Who’s your favorite ancestor and why?

My great-great-grandmother Euphrasie Constance Chappart, the daughter of a shoe-maker in Liancourt-Saint-Pierre, because nearly all her ancestors were also from Liancourt and I was able to build her a nice tree all by myself as a teen. For the others I had to travel, or wait until the archives were online.

Tell us about a brick wall you were able to break down or one you hope to bust through.

I have lots of brick walls, and the one I reasonably hope to break through is in Switzerland. This will need either a change – archives being made available online – or travelling to Switzerland myself. I have just a little information from cousins in Switzerland who made some research on the Crausaz family.

My great-great-grandfather Jean-Baptiste Rassinot was a foundling – born in Paris in 1823. I tried to research him but hardly got anything. The Paris archives were destroyed in 1870 and his file was lost, so all we know is that he was taken in charge at Saint-Vincent de Paul Foundling Hospital as a newborn, christened and given to nurse to a woman named Victoire Sagnier in Franvillers, near Amiens. He must have been a tough little guy, travelling from Paris to Amiens at the end of December on a horse-cart ! We suppose he went somewhere else as soon as he no longer needed a wet nurse, because he’s not in the Franvillers census. He was recorded as son of Marie Rassinot but there is nothing left of her, she probably died in Paris long before 1860 and we have no clue where she came from. I’d love to find out more of where Jean-Baptiste was between 1823, when he was sent to Victoire Lagnier, and 1846, when he arrived in Liancourt-Saint-Pierre.

A brick wall I did break though was the Dronkers-Martens family. They are ancestors of my maternal grandmother, who was part Belgian through her father. I had very little about them when someone – Daan Dronkers – wrote about an ancestor of mine, Emile Bernard Dronkers-Martens – saying he was curious about him because he had studied the Dronkers family and thought he had all the Dronkers descendants covered, but that was the first time he heard about Emile Bernard Dronkers-Martens and did I know more about him? And added: the Dronkers family is from Lillo, near Antwerp. It was very motivating to work with someone else and inch by inch we found Emile Bernard’s father, and his grandparents, and finally the Lillo connection and proof that “my” Dronkers-Martens were a branch of “his” Dronkers. It’s hard to describe how exciting the breakthrough was!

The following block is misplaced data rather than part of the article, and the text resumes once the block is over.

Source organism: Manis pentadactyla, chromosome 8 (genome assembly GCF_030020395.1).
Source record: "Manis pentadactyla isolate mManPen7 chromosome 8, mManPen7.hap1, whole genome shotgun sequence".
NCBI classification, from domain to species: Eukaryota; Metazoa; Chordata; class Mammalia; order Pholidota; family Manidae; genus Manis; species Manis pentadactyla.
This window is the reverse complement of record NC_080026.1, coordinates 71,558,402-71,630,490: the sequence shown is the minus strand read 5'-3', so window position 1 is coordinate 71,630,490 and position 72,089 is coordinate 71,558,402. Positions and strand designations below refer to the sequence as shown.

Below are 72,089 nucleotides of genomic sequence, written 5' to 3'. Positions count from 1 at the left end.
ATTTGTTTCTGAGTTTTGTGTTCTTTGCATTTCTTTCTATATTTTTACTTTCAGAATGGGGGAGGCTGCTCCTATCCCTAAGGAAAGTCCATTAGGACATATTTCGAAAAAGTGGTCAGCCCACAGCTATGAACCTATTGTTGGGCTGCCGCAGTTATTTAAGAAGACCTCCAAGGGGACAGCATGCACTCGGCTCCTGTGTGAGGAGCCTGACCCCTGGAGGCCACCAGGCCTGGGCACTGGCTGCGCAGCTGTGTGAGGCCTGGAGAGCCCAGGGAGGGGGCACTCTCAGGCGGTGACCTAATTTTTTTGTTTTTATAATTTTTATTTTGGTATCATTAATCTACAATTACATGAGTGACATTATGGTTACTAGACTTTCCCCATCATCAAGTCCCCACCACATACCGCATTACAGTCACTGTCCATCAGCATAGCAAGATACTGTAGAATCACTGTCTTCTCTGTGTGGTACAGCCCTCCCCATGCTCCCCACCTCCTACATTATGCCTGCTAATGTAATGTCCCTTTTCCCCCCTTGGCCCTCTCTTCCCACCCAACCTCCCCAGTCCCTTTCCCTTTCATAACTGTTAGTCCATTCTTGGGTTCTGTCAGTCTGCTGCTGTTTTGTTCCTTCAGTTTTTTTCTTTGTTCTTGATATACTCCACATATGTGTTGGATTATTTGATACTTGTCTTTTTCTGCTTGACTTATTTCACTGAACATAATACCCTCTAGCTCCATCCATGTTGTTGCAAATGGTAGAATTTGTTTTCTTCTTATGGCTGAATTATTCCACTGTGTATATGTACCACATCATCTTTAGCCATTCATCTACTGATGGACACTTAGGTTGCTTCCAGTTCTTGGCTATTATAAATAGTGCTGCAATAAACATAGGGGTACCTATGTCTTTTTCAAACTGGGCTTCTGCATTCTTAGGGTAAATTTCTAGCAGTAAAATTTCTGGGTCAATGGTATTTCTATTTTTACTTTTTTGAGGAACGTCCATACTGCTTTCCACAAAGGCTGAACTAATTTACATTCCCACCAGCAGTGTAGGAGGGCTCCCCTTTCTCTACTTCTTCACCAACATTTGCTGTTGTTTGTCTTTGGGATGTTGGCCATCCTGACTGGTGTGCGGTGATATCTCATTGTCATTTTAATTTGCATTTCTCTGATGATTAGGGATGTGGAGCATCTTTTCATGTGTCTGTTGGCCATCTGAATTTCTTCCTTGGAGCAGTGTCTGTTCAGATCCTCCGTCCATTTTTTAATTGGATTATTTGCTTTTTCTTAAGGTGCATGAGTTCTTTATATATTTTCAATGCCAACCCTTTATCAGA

If you could pick one person in history to be related to, who would it be and why?

It is an intriguing question because my ancestors are really very, very “ordinary”. There is a saying – a special French genealogist thing, maybe – that “everybody is descended from a beggar and a prince”, well, many of my ancestors were very poor but I’ve yet to find a prince among them ! There is a possible connection with nobility in my mother’s ancestry. We go back to a woman named Marguerite Duranel, who lived in the 17th century and may be the grand-daughter of a Catherine Cotteel, who definitely has noble ancestry, the van Pradelles family, themselves descendants of the Saint-Omers. I say maybe because though I’ve seen the connection in umpteen trees I’ve never seen a real source to confirm it. If it is true there must be a good source, somewhere, probably in the notarial archives, a testament or marriage contract. Anyway, some genealogies –  obviously mis-interpreting recent research by Thomas Delvaux – make them descendants of a daughter of Louis de Dampierre and Marguerite de France who was King Philippe V’s daughter. Which is impossible – Louis de Dampierre and Marguerite de France had only one child, a son – but I would have loved the link to the last direct Capets, “les Rois Maudits”!